The incredible, dynamic nature of compassion
Compassion is extraordinary. The transforming effect it can have is so powerful that it can change an individual for the better for the rest of his or her life.
Compassion has the power to change because it is dynamic. It releases something within us and unleashes energy that alters our perceptions and the way we think. It breaks down blockages of energy in our system and brings a sense of fulfilment that nothing else quite equals. We sometimes talk about the amazing energy of love; compassion takes that a step further.
Why wise compassion brings joy and completeness
In essence, we are not separate from anything or anyone else. At the deepest level, there is no “else”. As we move a little closer to realising that in life, barriers and prejudices in our thinking and in our communications begin to dissolve. As they do, we feel more complete.
What is compassion? It is a loving, deep awareness of the needs of others. More than that, it is coupled with a spontaneous desire to remove others’ suffering. It is an attitude of total selflessness, yet it brings immense benefits.
Four reasons we need compassion
- Compassion liberates us. It gives us freedom because we have to let go of self-interest. In energy terms, that means we let go of all clinging or grasping and as we do that our energy channels become more open. We release mental and emotional tension and consequently physical tension, too. We feel freer in ourselves because we focus less on our own problems or what we perceive as our problems. As we do that, they fall into perspective and shrink in importance.
- Compassion helps us in our relationships because we become less concerned with what we want out of them. The same principle applies whether it is a close, personal relationship or a business one, for example. Outwardly, our behaviour may not change very much. The important thing is our attitude. Our view of the relationship will be easier and often the other person will sense we are easier with them. Sometimes we may see a difficult relationship in a different light. For example, we may have been straining to be liked and discover we can let go.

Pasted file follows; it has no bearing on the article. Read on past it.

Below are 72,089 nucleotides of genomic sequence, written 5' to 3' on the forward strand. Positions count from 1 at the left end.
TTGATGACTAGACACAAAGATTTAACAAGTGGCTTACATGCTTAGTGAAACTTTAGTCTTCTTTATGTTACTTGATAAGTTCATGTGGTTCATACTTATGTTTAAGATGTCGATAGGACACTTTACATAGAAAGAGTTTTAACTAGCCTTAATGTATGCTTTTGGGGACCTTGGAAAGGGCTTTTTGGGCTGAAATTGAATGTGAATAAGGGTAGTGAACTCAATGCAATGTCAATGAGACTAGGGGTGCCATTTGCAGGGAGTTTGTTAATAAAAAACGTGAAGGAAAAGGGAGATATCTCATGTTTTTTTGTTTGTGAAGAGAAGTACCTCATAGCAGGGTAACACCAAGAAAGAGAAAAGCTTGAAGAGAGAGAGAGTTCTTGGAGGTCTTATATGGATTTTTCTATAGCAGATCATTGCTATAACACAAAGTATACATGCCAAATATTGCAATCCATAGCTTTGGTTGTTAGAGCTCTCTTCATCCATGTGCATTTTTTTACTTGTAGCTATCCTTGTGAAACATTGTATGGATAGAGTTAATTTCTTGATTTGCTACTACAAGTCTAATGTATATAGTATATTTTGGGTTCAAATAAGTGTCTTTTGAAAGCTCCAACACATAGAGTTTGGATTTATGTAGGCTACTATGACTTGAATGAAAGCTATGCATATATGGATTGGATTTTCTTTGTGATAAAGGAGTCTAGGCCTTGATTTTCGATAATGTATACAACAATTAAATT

- Compassion can benefit our health. Both physical and mental health will tend to improve as we let go and start to give of ourselves more easily. The brain produces more endorphins and so we feel happier. As a result, the immune system tends to be stronger and the quality of life improves. The prospects of life being shortened by stress are much reduced. We could say, therefore, that compassion is good for health, for quality of life and for longevity!
- Compassion develops the heart energy centre. The heart centre or chakra unfolds as we develop our spiritual qualities. As it does so, energy to the other chakras in a very natural and safe way. Those who try to “open their chakras” by artificial means are often being misled by those who really ought to know better. Artificially trying to force our energy centres to open rarely works satisfactorily. It is always safe to work with the heart centre by developing the qualities of love and compassion. The results are strong and stable.
Compassion needs wisdom, too
These wonderful results come from wise compassion. Being compassionate does not mean being soft or being a do-gooder. A truly compassionate person is strong, stronger than most in fact, and is not easily manipulated. The compassionate person can say no when necessary. He or she doesn’t have a hidden agenda which demands that they need to please the other person. True compassion requires honesty and truthfulness. That doesn’t mean we have to be blunt. If to tell someone the truth is going to them pain, the compassionate person will strive to reduce that hurt to a minimum and will know not to say anything at all if it isn’t necessary.
To know which is right takes wisdom and wisdom comes from being in touch with our own nature. This doesn’t happen overnight. Developing true wisdom and compassion is a task for life. But every step on the way brings us closer to completeness and being a better, and more useful, human being.
From The Secret Power of Compassion, chapter 7 of The Great Little Book of Happiness
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